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I did not ask for nor recieved any "direct" compensation for my mom's care, but in her way she was quite fair and generous. When I first moved back here and I was working and she owned the house and was still going about her normal life, I paid rent to Her, but after a couple of years (I forget the exact timeline) she herself suggested she quitclaim the house to me and I refinanced to a very reasonable payment (less than I would pay for an apartment) and took on the responsabilities of the house, she paid me no rent but insisted on paying some of the everyday household expenses, groceries, telephone (as she used it far more than I), heating and such (she insisted that the house was too cold while I run around most of the time in a t-shirt, or suffered from the heat and insisted on running the A/C most of the summer), a number of expenses. As her health deteriorated , at one point I needed a knee replacement and while I recouperated she (we) qualified for some senior help - our wonderful Tina, who workes for a place called Help At Home, as she had no significant remaining assets (the house and not much in the way of savings or IRA) through medicare she qualified for two hours a day four days a week, Tina would come in and do anything she could to help mom, usually it was cleaning and such, she would walk in the door and directly to the sink, wash the morning dishes, clean the kitchen, walk directly to the bathroom, clean that, dry and wet Swiffer the floors on both, dust the rooms downstairs, vacuum (downstairs only, in mom's areas), sometimes wash the inside windows, but if mom needed help bathing or her hair washed, she would do that too, Her helping mom was a big benefit to Me, it left me free for a couple hours to go out and do errands, grocery shop, dentist, whatever I could arrange in that time. Later we had home hospice care. Now that mom is gone I wish I could still have Tina, she became like one of the family, more than even my useless nieces. Long snd short of it - my benefits came in other ways and until her passing I was able to live within a generous budget and not penny pinch as I am going to have to learn how to do all over again now, like I did when I was first starting out in Ca. Sometimes "payment" can be arranged in other ways instead of a so-called "salary" Our arrangement was unique, but mom, in spite of the fact it was hard on me and she was not the easiest person to take care of (she wa a royal bitch and very demanding, at times, to be honest) she wanted to be fair. My job was eventually made "obsolite" (read into that whatever you wish, you are probably right) and I had to retire early but was still self-supporting, just was easier when we "propped each other up"). My sister was alive at that time too and mom wanted me to have an arrangement in which I benefitted for my work. Also she knew that my SOB bro-in-law may try grabbing the entire pie for himself (through my sister) and may even gain the power to dump her out of the house and stick her away somewhere in a home. (At one point when my dad was still alive he suggested to them that they sell the house, give the money to him and he would enlarge his house and they could come live with them! Pretty transparent and both of the would rather have slashed their wrists than live with Him under any circumstances!) She compensated me and at the same time protected her butt and insured she would have her home for her life. Would have worked out better had the bottom not dropped out of real estate values, now that mom is gone I feel as if I am stuck with a white elephant, but at least I have a home.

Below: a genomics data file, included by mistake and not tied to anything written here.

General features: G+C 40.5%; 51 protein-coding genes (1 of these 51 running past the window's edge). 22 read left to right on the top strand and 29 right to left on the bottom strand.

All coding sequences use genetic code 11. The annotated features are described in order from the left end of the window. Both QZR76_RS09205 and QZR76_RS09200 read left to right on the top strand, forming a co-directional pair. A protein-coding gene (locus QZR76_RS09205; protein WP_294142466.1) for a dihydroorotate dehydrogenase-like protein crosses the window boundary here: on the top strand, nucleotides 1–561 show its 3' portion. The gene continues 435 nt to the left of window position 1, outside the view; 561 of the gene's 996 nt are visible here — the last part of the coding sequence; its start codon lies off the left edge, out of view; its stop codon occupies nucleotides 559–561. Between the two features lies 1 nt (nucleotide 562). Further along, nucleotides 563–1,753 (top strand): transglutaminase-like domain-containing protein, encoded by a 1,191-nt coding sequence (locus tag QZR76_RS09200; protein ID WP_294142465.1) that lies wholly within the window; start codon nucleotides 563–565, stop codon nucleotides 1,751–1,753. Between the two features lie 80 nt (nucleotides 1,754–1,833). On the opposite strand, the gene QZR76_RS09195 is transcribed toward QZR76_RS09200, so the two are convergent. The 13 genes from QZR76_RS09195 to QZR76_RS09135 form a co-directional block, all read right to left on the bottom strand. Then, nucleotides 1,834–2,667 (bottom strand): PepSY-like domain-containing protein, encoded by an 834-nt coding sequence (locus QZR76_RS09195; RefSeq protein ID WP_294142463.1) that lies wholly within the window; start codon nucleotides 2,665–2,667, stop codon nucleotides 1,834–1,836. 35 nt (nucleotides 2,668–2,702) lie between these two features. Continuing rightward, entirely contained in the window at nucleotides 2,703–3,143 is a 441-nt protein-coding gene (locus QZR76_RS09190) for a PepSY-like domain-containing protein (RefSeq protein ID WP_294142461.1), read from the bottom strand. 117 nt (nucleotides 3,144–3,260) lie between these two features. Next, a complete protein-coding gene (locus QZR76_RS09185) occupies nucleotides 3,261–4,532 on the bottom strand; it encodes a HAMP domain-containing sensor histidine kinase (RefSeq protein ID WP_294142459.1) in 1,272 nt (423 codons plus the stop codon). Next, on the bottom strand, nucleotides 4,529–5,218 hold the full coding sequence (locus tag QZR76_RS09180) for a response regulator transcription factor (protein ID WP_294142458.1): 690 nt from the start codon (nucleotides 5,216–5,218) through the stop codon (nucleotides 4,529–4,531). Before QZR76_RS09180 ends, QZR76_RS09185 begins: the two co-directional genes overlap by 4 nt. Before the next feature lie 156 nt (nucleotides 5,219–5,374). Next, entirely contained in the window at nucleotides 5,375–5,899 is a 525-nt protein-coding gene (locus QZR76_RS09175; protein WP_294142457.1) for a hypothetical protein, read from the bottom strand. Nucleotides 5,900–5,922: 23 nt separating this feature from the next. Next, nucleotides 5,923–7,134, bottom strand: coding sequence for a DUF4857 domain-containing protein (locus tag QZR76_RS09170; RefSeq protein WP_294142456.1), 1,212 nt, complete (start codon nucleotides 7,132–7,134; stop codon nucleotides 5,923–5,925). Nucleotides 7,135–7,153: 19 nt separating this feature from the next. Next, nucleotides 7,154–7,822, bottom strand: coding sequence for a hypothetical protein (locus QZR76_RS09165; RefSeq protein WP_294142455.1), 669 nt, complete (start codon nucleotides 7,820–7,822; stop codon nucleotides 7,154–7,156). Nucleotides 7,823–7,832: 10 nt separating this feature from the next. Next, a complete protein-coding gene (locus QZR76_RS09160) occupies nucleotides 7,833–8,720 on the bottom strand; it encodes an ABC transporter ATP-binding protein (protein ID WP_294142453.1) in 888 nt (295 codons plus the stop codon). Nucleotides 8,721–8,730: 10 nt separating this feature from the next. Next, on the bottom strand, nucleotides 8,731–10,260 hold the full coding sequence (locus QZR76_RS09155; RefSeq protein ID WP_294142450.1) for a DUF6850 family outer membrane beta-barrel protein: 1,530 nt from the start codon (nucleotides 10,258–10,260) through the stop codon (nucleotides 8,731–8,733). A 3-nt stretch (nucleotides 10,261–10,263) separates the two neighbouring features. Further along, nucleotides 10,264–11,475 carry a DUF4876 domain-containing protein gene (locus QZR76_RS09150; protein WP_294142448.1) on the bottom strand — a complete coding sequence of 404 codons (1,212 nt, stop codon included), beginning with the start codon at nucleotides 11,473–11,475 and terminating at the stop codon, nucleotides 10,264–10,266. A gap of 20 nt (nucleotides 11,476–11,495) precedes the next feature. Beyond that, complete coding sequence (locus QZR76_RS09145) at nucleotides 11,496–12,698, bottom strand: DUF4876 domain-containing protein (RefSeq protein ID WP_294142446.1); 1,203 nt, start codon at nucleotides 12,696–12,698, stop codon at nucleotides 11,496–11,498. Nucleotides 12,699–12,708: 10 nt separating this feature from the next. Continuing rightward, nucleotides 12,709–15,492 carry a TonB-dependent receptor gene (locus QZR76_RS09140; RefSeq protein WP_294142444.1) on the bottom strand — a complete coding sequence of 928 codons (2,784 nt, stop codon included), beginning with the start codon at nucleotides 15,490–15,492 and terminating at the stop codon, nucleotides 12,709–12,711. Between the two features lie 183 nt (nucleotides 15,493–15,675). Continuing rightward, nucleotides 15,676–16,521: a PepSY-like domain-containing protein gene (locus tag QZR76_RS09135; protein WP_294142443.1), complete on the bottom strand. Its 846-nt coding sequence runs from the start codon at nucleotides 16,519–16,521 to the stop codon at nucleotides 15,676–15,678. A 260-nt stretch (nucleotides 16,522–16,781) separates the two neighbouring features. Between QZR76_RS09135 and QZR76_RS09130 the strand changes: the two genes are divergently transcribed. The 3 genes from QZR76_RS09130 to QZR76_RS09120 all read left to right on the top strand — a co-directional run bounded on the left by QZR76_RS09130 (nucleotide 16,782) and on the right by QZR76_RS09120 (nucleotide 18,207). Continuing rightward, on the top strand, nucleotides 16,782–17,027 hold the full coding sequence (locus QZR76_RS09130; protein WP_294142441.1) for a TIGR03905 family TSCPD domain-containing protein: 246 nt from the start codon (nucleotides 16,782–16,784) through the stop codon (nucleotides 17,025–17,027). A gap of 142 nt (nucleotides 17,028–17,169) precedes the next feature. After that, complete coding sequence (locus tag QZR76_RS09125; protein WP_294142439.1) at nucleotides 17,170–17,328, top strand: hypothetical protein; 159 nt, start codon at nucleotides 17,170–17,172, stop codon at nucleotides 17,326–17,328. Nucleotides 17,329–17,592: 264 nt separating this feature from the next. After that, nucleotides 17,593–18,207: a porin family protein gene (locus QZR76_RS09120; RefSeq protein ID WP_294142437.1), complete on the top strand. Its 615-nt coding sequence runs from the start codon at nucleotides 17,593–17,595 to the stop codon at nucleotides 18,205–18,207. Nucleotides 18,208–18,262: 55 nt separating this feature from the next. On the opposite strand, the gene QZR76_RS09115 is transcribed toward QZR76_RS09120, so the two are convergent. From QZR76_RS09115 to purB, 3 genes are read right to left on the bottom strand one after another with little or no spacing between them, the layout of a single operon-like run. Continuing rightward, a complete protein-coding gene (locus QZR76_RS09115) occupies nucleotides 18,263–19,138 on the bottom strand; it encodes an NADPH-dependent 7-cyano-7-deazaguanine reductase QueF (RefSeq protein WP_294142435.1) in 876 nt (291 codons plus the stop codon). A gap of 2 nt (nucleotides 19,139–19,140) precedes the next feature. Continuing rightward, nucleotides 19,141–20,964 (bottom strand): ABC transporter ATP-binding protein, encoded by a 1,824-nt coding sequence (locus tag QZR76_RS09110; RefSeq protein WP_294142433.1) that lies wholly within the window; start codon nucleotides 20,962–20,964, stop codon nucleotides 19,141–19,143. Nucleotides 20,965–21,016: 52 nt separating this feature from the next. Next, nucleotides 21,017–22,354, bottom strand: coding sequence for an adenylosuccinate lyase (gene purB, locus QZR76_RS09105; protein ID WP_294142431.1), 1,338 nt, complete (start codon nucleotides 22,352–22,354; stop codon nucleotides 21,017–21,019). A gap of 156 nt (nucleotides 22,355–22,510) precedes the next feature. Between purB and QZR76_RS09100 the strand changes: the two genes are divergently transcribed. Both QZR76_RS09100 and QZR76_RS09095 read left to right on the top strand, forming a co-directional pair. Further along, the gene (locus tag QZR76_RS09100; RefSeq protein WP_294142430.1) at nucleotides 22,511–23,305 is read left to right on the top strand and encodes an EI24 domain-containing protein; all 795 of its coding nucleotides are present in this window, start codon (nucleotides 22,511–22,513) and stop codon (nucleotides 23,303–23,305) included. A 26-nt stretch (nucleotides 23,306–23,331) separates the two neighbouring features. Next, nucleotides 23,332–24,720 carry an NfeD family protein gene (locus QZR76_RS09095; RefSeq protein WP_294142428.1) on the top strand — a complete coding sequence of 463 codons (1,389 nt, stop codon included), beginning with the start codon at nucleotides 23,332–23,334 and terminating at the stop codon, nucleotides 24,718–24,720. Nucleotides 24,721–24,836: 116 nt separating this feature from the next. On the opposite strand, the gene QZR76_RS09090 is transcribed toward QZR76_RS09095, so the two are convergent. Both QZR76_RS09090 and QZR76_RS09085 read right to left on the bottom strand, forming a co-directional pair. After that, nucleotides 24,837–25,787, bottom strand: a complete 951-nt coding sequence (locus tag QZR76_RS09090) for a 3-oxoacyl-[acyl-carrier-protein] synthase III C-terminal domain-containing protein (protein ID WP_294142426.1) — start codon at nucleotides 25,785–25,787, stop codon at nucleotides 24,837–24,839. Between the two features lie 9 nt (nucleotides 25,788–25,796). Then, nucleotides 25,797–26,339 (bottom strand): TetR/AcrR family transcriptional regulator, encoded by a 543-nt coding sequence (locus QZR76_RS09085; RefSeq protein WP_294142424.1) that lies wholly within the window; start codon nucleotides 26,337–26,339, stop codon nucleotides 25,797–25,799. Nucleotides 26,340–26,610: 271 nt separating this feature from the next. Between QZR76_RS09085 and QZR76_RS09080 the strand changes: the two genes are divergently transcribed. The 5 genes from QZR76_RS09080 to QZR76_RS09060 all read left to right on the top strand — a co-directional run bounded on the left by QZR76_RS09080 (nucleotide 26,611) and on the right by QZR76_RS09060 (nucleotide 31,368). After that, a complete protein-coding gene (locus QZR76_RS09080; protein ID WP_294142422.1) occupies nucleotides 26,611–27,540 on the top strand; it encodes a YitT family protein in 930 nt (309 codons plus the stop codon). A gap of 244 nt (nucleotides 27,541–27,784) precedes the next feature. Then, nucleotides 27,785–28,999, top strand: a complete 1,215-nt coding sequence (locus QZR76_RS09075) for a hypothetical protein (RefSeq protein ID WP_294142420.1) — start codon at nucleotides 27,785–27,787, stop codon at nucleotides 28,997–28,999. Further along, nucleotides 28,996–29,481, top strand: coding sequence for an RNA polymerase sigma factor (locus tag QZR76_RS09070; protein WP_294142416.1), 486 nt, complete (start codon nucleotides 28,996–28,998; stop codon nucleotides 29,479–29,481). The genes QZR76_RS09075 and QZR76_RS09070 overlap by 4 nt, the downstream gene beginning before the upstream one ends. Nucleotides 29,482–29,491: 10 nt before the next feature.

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Absolutely yes, you deserve a reasonable compensation, in cash or as a beneficiary. Contract is a good idea. Be careful, this caregiving thing can be like a snowball, it may be small when it starts but it builds weight and size as it rolls along.